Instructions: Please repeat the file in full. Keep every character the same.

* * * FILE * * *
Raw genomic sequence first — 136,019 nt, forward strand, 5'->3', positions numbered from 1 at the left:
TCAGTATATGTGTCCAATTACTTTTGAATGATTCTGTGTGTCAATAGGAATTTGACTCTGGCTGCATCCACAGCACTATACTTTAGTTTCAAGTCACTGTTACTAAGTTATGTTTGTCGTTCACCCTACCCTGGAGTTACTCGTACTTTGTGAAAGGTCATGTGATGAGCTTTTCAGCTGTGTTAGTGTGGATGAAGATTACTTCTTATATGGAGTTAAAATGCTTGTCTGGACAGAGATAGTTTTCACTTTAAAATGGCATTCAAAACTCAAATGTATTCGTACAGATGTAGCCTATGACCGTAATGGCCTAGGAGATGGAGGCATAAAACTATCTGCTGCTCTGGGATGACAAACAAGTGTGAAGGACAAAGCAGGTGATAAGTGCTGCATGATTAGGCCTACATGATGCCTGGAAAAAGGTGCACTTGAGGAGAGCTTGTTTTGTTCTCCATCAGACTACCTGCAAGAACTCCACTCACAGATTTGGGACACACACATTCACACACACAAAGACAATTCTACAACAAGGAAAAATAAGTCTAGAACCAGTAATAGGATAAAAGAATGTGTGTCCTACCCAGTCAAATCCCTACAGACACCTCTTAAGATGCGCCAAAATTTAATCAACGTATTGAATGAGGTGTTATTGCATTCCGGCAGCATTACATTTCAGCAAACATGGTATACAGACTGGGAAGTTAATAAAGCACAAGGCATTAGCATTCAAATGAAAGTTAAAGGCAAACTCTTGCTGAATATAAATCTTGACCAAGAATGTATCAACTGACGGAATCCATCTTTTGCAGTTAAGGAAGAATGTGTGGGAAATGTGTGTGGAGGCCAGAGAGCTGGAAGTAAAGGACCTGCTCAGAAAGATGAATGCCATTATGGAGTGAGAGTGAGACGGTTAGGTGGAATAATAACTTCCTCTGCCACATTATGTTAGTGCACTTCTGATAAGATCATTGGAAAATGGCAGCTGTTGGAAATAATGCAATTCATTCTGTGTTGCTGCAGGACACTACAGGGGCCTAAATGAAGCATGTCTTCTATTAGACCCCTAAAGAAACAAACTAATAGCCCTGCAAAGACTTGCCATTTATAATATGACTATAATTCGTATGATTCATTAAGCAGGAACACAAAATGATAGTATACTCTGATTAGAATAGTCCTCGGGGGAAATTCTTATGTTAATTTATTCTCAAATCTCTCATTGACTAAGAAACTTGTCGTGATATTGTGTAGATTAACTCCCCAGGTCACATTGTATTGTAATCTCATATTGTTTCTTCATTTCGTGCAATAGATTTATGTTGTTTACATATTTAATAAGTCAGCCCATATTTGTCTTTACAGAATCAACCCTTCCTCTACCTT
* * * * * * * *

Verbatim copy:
Raw genomic sequence first — 136,019 nt, forward strand, 5'->3', positions numbered from 1 at the left:
TCAGTATATGTGTCCAATTACTTTTGAATGATTCTGTGTGTCAATAGGAATTTGACTCTGGCTGCATCCACAGCACTATACTTTAGTTTCAAGTCACTGTTACTAAGTTATGTTTGTCGTTCACCCTACCCTGGAGTTACTCGTACTTTGTGAAAGGTCATGTGATGAGCTTTTCAGCTGTGTTAGTGTGGATGAAGATTACTTCTTATATGGAGTTAAAATGCTTGTCTGGACAGAGATAGTTTTCACTTTAAAATGGCATTCAAAACTCAAATGTATTCGTACAGATGTAGCCTATGACCGTAATGGCCTAGGAGATGGAGGCATAAAACTATCTGCTGCTCTGGGATGACAAACAAGTGTGAAGGACAAAGCAGGTGATAAGTGCTGCATGATTAGGCCTACATGATGCCTGGAAAAAGGTGCACTTGAGGAGAGCTTGTTTTGTTCTCCATCAGACTACCTGCAAGAACTCCACTCACAGATTTGGGACACACACATTCACACACACAAAGACAATTCTACAACAAGGAAAAATAAGTCTAGAACCAGTAATAGGATAAAAGAATGTGTGTCCTACCCAGTCAAATCCCTACAGACACCTCTTAAGATGCGCCAAAATTTAATCAACGTATTGAATGAGGTGTTATTGCATTCCGGCAGCATTACATTTCAGCAAACATGGTATACAGACTGGGAAGTTAATAAAGCACAAGGCATTAGCATTCAAATGAAAGTTAAAGGCAAACTCTTGCTGAATATAAATCTTGACCAAGAATGTATCAACTGACGGAATCCATCTTTTGCAGTTAAGGAAGAATGTGTGGGAAATGTGTGTGGAGGCCAGAGAGCTGGAAGTAAAGGACCTGCTCAGAAAGATGAATGCCATTATGGAGTGAGAGTGAGACGGTTAGGTGGAATAATAACTTCCTCTGCCACATTATGTTAGTGCACTTCTGATAAGATCATTGGAAAATGGCAGCTGTTGGAAATAATGCAATTCATTCTGTGTTGCTGCAGGACACTACAGGGGCCTAAATGAAGCATGTCTTCTATTAGACCCCTAAAGAAACAAACTAATAGCCCTGCAAAGACTTGCCATTTATAATATGACTATAATTCGTATGATTCATTAAGCAGGAACACAAAATGATAGTATACTCTGATTAGAATAGTCCTCGGGGGAAATTCTTATGTTAATTTATTCTCAAATCTCTCATTGACTAAGAAACTTGTCGTGATATTGTGTAGATTAACTCCCCAGGTCACATTGTATTGTAATCTCATATTGTTTCTTCATTTCGTGCAATAGATTTATGTTGTTTACATATTTAATAAGTCAGCCCATATTTGTCTTTACAGAATCAACCCTTCCTCTACCTT